Pretoria - A Mpumulanga man suspected of raping a mentally handicapped 13-year-old family member during a game of hide-and-seek lost his R1.5 million damages claim against the minister of police after a North Gauteng High Court judge found that at the time of his arrest, there was enough evidence suggesting he was the culprit.
The man, who cannot be identified to protect his victim, was never put on trial for rape as the Director of Public Prosecutions declined to prosecute.
The man claimed his arrest and subsequent incarceration were unlawful in light of him being let off the hook.
The mother of the alleged victim laid a charge of rape against him on the evening of March 22, 2008 after he locked himself and the alleged victim in the bathroom. A white substance, suspected to be semen, was found on the floor.
The policeman who arrested the man said he was called by the girl’s mother and told her mentally handicapped daughter had been raped.
She said her brother-in-law, while engaged in a game with the children, had been found in the bathroom with her daughter after the other children became concerned and started looking for the two.
The woman’s son, who suspected something suspicious was going on, found a “white substance” on the floor, which he thought to be semen.
He told his mother about this and she confronted her brother-in-law, who asked her whether she was willing to take a child’s word above his.
The child was taken to a doctor, who found bruises on her private parts and said that “forceful penetration could not be ruled out”.
The boy told the police that he had knocked on the locked bathroom door and his uncle opened it. He then asked his sister what was happening and she replied “nothing but girl stuff”.
When she was later confronted by her mother, she started crying and said her uncle made her take her underwear off, put her hands on the toilet and bend over.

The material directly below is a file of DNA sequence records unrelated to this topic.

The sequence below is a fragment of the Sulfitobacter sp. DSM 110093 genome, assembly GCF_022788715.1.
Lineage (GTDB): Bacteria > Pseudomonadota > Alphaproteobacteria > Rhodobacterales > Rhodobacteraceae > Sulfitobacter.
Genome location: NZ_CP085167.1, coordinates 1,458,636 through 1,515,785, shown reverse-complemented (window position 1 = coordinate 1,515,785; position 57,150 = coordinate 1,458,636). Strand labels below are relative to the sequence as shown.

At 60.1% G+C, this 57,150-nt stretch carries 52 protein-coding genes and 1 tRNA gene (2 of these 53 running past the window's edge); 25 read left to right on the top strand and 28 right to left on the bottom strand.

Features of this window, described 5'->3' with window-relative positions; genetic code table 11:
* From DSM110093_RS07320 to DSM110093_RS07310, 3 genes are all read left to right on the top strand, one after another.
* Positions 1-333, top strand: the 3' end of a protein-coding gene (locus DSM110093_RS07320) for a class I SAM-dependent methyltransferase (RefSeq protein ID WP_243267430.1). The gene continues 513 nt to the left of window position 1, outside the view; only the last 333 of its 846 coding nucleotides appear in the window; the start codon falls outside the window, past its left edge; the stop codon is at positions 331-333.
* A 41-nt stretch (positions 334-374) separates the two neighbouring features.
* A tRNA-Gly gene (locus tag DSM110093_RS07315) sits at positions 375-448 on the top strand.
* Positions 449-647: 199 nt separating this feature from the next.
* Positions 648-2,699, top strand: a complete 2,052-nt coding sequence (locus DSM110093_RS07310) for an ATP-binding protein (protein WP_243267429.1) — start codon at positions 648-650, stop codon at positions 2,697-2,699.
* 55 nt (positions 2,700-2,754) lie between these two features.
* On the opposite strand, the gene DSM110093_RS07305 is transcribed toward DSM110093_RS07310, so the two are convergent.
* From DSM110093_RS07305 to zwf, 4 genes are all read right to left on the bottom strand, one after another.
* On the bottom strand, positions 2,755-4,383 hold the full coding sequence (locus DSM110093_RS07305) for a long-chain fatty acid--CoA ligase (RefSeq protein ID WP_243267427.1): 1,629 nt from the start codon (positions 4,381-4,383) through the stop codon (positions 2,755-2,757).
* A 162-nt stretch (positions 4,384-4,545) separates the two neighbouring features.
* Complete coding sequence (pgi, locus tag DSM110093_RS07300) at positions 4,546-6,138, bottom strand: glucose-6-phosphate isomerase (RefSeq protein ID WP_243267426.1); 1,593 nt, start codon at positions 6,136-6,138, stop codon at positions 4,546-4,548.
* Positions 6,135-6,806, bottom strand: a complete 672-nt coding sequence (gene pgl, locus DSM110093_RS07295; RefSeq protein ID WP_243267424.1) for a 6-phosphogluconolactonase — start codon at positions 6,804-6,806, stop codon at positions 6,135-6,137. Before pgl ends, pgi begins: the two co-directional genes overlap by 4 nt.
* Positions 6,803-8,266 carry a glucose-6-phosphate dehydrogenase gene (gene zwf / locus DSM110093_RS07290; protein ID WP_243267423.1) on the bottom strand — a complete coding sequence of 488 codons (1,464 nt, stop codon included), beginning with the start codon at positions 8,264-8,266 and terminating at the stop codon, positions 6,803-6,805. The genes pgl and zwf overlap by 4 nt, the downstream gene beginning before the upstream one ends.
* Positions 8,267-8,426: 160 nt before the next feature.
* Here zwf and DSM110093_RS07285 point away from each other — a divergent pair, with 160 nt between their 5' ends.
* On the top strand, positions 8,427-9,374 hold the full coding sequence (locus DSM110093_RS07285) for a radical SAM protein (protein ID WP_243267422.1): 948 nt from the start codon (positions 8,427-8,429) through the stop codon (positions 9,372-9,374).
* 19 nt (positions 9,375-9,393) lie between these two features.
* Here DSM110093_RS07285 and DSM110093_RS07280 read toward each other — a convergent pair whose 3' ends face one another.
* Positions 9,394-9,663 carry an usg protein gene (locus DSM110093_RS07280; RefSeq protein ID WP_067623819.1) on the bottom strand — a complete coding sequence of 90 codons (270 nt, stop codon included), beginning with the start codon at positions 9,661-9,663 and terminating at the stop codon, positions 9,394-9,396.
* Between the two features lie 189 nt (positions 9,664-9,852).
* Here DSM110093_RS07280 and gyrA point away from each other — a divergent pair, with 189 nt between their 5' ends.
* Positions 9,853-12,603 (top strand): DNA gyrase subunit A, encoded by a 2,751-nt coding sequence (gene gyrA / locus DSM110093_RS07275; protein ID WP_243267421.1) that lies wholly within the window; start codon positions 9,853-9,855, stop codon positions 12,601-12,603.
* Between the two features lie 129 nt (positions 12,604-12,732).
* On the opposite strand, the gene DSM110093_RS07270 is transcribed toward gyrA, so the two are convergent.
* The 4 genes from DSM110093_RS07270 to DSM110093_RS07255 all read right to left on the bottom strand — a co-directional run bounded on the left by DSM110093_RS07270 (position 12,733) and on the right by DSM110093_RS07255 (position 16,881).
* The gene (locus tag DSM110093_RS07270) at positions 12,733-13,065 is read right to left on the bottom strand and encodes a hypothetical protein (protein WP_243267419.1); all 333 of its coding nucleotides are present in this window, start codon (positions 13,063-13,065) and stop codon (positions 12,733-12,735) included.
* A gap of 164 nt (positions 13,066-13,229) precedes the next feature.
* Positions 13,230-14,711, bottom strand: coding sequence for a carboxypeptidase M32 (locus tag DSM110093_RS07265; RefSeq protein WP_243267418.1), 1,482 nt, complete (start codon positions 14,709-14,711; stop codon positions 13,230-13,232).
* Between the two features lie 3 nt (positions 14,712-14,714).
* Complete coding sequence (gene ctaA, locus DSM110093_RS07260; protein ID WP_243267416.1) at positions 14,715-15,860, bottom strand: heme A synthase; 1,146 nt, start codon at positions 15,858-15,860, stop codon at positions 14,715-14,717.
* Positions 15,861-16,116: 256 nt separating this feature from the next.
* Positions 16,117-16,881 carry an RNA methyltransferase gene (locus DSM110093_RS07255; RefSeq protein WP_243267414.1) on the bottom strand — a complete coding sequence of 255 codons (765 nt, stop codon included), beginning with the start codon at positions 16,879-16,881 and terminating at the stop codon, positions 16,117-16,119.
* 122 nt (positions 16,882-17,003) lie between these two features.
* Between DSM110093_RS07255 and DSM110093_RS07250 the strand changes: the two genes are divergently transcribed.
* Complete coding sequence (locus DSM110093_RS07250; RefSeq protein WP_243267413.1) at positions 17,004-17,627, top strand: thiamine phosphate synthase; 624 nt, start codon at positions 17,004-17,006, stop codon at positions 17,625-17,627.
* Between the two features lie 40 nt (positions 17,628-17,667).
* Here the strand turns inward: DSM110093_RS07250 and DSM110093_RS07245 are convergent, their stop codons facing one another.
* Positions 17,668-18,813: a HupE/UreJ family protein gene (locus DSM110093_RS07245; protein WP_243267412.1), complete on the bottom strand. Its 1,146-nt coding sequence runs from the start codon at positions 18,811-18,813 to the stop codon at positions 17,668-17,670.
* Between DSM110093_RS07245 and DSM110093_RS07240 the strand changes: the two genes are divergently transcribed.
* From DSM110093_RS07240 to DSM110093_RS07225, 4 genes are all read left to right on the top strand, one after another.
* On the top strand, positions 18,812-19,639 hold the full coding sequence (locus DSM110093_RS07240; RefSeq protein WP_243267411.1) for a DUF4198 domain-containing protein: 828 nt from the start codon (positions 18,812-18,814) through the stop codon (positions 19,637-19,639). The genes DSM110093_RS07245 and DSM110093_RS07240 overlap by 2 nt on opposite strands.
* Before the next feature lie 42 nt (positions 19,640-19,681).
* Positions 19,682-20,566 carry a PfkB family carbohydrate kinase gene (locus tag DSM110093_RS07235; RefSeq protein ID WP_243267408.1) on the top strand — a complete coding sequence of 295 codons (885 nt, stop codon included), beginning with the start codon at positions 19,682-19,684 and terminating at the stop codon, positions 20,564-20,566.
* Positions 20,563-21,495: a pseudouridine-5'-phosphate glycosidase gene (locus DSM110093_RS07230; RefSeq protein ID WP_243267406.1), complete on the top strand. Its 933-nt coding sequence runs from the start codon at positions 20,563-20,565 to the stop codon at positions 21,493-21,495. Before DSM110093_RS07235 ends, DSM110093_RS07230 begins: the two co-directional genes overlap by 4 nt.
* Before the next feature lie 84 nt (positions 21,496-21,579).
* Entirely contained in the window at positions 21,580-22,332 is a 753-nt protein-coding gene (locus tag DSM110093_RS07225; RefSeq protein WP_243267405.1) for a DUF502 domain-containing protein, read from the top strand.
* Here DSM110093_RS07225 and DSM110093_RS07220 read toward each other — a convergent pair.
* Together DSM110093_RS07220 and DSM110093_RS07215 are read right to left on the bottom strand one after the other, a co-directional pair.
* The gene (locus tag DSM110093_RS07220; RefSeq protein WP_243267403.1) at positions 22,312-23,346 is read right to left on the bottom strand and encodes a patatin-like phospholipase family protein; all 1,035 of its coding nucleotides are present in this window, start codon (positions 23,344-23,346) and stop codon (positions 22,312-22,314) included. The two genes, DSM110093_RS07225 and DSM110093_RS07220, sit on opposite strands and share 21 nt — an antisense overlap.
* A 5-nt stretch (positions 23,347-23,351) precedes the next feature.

The child, however, refused to tell the whole story.
The arresting officer testified that when he arrested the man, he knew a charge had been laid against him, but he did not explain what had happened.
Judge Bert Bam said a policeman who suspected that a crime such as rape had occurred may arrest a suspect without a warrant.
The judge said the suspect, apart from telling the policeman that rape never occurred, did not give details. He said the man knew the alleged victim was under 16 and mentally handicapped since they were related.
The policeman considered all these facts and formed reasonable suspicion that the uncle had raped her. The judge said he could not be faulted for coming to that conclusion.
In turning down the man’s claim, Judge Bam said the policeman was entitled to consider all the information, even based on hearsay. He did not need to be convinced that the allegations were true, as the police aimed to bring him before a court, where they would have been tested.
He said the policeman could not have known that the prosecution was going to decline to prosecute.